Don't compete. Complete. The true heart of a feminist.

"Feminism" is a platform that gets a bad wrap, especially in the church world.

You are probably already feeling some emotion just with that first sentence right?

Either you are excited because this is something you are passionate about, or you are fired up because you hate the word "feminist", or you are pissed off because I put FEMINIST and CHURCH in the same statement. 

The mere fact that we get so fired up, good or bad, is a good indication we are hitting on something important. 

Some people believe that being a feminist means you hate men.

FALSE. (Said in my best Dwight Schrute voice)

Some feminists do hate men. 

Some don't define all.

 In fact, those "some" don't even define the true heart of feminism.

Webster defines Feminism as: 

the theory of the political, economic, and social equality of the sexes. 

BOOM.

Simple.

Unfortunately thousands of years of toxic masculinity and a broken patriarchal culture have made this definition difficult to live out. And sadly, the church has not been immune to the dysfunction either.

Now we have all been a part of NUMEROUS online debates about what the bible says about women. Women in ministry, women in the family, women in the workplace, etc.  (And if you haven't, I am happy for you! What a blessing to not have gotten into that muck and mire!!)

So the point of this blog post is not to convince you one way or another about that. I know what I believe, I know what I have read, and I know what Jesus did to blow the roof off of the male dominated society at the time he was on the planet. (I'll save that for future blog posts!)

What I really wanted to say is that because of the toxic culture that has led us to this point, women have not always felt safe to just be themselves in their relationships.

Especially when it comes to how they interact with other women.

There is this deep need to prove ourselves. In the workplace, at school, in our neighborhoods, and yes, even our churches. We feel the need to compete with one another to find out who is prettier, smarter, kinder, a better friend, stronger, etc. It is like we have believed somewhere deep down that our worth comes when we can look down at others.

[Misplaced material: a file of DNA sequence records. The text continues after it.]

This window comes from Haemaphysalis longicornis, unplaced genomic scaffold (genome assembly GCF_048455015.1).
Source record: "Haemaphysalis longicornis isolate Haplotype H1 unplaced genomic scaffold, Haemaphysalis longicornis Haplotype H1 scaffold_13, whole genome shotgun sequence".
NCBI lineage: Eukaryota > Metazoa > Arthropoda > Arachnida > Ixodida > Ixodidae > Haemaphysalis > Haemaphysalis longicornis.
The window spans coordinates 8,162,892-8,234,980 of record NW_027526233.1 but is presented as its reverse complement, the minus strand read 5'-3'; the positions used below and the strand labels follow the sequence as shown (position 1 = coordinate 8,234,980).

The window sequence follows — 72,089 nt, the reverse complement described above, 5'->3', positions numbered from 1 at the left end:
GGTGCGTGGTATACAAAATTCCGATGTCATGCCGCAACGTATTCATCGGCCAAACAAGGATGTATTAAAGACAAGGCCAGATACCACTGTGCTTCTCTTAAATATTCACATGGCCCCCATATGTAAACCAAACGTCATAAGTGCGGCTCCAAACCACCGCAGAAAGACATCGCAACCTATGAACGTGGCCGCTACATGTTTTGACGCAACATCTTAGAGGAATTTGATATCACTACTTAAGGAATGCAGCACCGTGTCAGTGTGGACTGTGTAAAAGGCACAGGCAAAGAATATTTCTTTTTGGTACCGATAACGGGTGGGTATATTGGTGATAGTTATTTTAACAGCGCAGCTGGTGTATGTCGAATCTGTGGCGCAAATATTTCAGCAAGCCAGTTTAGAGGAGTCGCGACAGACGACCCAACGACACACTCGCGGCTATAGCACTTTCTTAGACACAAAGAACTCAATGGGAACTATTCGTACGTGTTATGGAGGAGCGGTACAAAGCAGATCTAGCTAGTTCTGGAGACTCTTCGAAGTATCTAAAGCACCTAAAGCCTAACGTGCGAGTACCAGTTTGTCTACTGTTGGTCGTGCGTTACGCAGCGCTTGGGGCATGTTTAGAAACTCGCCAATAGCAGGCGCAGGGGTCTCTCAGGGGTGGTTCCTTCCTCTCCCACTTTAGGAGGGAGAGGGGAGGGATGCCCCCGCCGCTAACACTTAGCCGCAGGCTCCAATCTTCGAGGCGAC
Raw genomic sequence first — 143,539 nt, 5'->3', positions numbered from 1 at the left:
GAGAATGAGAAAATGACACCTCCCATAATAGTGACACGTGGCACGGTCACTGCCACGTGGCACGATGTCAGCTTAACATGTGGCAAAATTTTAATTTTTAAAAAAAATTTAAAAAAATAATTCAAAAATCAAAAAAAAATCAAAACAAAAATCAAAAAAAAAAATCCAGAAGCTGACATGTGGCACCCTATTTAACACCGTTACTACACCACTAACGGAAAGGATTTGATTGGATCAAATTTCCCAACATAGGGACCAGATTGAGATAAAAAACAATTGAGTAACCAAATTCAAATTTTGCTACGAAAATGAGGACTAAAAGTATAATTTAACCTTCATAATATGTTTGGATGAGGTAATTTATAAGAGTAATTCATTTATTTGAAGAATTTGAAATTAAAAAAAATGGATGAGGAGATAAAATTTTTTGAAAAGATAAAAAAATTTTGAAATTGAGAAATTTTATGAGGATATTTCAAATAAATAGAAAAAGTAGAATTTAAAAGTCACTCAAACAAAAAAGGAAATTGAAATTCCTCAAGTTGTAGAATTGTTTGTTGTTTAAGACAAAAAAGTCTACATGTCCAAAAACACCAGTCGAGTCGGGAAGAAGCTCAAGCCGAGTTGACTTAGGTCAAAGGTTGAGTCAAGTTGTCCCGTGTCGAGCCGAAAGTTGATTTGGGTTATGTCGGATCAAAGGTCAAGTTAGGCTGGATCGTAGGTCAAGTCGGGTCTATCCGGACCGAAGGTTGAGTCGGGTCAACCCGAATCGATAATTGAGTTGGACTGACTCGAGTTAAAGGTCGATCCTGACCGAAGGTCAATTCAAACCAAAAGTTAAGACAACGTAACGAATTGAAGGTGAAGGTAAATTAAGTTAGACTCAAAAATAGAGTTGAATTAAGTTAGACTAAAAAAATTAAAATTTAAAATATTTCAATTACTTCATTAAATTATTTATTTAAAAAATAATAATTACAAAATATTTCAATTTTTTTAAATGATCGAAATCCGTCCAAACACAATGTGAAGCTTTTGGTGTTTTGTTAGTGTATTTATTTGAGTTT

Let me be clear. Our worth comes from looking up at our creator. Period.

So we compete. We compare. We undermine. We judge. We try to appear confident and in doing so we become ugly.  

We try to build ourselves up in front of others, desperate to make ourselves feel value, and somehow we feel even worse.

We have a very real enemy who knows that the key to us finding our strength and our purpose is deeply connected to our relationships with others.

We were never meant to do life as an island. We are made for community.

When we compete it divides us and the enemy wins.

When we work to build one another up, when we work to call out the gifts in one another, when we pray for and encourage each other, something really amazing begins to happen. 

We start to find our strength. When we pour out our hearts, vulnerable to others, allowing them to pour into us. It is there that we are filled to overflowing.

We begin to find our completion. Complete in Christ and a healthy part of his body.

The #metoo campaign is a great picture of this. We are not alone and everyone has a story.

We are able to bring power, strength, courage, stability, worth, value, love, hope, etc to others when we link arms and say "we are in this together!".

This is the equality we are talking about in the definition of being a feminist.

It is making sure that we are all equal and on the same page and loving and accepting one another.

This doesn't mean we are all the same.

It just means everyone gets the same love, acceptance, and opportunity to live out their gifts as God may be calling them to do.

This is the TRUE heart of being a feminist. 

No matter your gender.

 

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Taylor Madge